“They have a term in business called a MAC — Material Adverse Circumstances happen[ed] between the time that you shook hands and the time you did the deal,” Jones said after the owners’ Dec. 13 meetings in Irving, Texas. “It’s a very valid change of scenery. … Anybody who says we haven’t had any changes since last spring would be an exaggeration.”

Jones was granted an “owners only” session during those league meetings after Goodell’s extension was announced. While he could not block Goodell’s deal, he said he believes he was able to win something because of changes that will be made to the NFL’s way of doing business with the commissioner in the future.

Goodell and Jones were in the same room during a news conference that followed the meetings.

“Do I look like I take it personally? Jerry, do I look like I take it personally?” Goodell said, pointing to Jones. “No is the answer to that question. As I have said before, I think people disagree. People who have the ability to do that within the context of our structure is something that makes us stronger. My relationship with Jerry has been great. We don’t always agree. I’m not paid to agree, and he’s not paid to agree with me.”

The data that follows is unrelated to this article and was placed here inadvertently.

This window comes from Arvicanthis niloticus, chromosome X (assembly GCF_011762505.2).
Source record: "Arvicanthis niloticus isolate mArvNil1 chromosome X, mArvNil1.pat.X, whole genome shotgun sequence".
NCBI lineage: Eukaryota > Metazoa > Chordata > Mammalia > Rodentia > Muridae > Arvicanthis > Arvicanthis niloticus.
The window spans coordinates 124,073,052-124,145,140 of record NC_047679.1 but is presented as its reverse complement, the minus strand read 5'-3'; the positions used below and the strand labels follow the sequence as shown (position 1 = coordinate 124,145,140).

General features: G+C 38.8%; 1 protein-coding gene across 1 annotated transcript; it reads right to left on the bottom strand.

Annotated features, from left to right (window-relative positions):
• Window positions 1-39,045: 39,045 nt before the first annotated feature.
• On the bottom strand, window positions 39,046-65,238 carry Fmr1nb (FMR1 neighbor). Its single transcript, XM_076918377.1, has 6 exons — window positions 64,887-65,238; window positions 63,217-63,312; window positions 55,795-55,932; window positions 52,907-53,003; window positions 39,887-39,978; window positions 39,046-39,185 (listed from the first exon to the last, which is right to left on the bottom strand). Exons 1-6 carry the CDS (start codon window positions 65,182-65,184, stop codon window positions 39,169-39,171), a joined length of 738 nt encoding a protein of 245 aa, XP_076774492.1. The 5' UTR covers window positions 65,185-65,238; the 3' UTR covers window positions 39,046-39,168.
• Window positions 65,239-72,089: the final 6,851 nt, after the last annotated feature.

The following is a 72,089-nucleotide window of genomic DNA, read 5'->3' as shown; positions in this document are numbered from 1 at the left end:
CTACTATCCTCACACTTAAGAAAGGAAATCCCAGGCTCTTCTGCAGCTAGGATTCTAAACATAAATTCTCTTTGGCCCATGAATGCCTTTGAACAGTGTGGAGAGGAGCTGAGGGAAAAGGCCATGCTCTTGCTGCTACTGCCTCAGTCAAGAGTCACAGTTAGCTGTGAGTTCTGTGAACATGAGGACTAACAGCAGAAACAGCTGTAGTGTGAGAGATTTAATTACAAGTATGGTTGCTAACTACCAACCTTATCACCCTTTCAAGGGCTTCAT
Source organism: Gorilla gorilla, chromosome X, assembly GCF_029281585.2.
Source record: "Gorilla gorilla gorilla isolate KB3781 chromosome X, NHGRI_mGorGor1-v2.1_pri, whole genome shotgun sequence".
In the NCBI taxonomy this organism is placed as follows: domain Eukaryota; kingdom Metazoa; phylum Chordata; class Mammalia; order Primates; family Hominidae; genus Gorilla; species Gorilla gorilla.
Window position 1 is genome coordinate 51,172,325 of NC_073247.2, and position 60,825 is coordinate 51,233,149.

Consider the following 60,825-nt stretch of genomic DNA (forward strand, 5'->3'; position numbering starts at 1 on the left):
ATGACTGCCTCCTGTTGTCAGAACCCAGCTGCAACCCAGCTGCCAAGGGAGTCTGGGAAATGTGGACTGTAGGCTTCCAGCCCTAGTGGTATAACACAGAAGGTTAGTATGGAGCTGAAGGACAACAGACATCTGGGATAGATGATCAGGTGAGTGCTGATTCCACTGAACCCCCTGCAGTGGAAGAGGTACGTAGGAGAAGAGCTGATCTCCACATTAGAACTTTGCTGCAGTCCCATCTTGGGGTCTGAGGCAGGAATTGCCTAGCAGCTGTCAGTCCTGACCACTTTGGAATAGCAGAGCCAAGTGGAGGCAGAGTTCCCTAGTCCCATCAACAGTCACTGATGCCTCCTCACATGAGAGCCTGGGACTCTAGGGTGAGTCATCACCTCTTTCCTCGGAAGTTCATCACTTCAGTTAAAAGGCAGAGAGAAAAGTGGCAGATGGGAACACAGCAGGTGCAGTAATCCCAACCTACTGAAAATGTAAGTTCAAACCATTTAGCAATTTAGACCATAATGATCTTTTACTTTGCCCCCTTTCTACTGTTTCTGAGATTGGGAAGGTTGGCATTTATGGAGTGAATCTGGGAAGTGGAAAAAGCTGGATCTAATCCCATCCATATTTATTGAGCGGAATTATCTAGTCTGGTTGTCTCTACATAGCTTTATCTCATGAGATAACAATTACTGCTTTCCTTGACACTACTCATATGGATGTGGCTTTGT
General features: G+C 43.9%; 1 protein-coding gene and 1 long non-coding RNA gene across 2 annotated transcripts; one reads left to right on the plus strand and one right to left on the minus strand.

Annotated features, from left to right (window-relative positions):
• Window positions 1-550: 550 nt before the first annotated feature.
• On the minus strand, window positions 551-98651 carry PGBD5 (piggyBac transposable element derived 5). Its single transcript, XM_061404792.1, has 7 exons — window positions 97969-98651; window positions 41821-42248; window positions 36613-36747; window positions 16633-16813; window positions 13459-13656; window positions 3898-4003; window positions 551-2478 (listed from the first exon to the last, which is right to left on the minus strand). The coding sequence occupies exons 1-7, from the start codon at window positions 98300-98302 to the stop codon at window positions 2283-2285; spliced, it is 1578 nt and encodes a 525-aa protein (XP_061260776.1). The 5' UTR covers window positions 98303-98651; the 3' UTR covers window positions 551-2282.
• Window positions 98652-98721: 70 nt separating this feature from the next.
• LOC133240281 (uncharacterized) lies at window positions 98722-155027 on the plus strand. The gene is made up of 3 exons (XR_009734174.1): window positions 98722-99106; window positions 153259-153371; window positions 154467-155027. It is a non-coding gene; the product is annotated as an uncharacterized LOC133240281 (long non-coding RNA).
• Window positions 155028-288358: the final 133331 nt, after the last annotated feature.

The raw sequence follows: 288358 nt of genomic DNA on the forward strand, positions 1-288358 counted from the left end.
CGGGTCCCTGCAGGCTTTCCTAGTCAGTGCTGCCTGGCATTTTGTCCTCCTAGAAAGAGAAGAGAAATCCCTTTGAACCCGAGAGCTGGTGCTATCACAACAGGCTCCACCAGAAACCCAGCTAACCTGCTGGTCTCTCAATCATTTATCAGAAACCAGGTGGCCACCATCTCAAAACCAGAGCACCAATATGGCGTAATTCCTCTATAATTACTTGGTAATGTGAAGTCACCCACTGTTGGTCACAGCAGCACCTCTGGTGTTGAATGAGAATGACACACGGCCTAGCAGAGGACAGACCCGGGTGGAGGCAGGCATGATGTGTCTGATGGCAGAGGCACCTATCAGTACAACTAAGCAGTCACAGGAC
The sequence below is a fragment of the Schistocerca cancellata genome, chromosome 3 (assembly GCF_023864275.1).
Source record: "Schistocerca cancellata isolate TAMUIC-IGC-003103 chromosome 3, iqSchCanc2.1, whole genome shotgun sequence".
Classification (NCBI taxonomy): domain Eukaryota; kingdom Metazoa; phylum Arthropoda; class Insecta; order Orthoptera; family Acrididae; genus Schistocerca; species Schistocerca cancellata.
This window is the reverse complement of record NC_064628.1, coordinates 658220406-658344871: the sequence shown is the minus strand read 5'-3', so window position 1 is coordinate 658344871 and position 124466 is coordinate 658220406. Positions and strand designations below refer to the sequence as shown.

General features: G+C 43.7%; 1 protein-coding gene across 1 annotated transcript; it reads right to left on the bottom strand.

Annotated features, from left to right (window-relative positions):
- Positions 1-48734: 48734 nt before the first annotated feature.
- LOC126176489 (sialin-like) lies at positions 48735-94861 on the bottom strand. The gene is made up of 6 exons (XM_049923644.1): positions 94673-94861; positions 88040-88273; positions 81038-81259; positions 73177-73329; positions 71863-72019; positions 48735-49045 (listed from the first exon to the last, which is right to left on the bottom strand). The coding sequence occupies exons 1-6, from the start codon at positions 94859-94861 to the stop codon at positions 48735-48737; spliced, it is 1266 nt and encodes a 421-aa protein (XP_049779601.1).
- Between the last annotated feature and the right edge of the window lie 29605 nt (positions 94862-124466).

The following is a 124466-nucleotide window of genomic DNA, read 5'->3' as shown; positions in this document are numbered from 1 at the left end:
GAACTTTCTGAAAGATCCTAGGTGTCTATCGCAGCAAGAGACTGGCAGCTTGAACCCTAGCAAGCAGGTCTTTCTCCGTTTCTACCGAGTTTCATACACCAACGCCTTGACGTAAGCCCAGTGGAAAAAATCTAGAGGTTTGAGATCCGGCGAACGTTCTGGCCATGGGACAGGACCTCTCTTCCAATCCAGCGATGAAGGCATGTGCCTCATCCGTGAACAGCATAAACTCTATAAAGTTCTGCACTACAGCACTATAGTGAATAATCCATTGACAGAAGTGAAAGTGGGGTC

Said Jones: “I hope Roger earns every dime. That means he’s doing a great job, and we’re doing good.”

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Gardner Minshew’s mullet is no more

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Mondays are heavy days historically, but this one is particularly so because Gardner Minshew II‘s mullet is no more.

Yeah, Minshew may have gotten a hair cut yesterday, but this is the first I’m learning about it. So the pain is as fresh as if the stylist had just swept the Jacksonville Jaguars‘ backup quarterback’s fallen locks from the floor.

In what feels like the last remnant of a phenomenon once known as “Minshew Mania,” the former pride of Duval County chopped off his power source:

At the risk of sounding rash, it seems to me Trevor Lawrence came to town and basically told his new QB2 that there wasn’t enough room for both of their glorious heads of hair in that town and, well, we know who won that battle.

To be fair, I sort of knew this was going to happen as soon as Tim Tebow signed with the Jags.

Tebow, Lawrence’s mane AND one of the defining mullets of our generation? That’s just too much juice for one team.

Now, let us take one last look at Minshew’s former masterpiece for posterity:

In the haunting words of Michelle Branch: “Goodbye to you, goodbye to everything that I knew.”



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Minnesota Vikings expect DE Danielle Hunter at mandatory minicamp, source says

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MINNEAPOLIS — The Minnesota Vikings expect to have defensive end Danielle Hunter back in the fold this week during mandatory minicamp, a source told ESPN, after the Pro Bowl defensive end missed the team’s entire voluntary offseason program.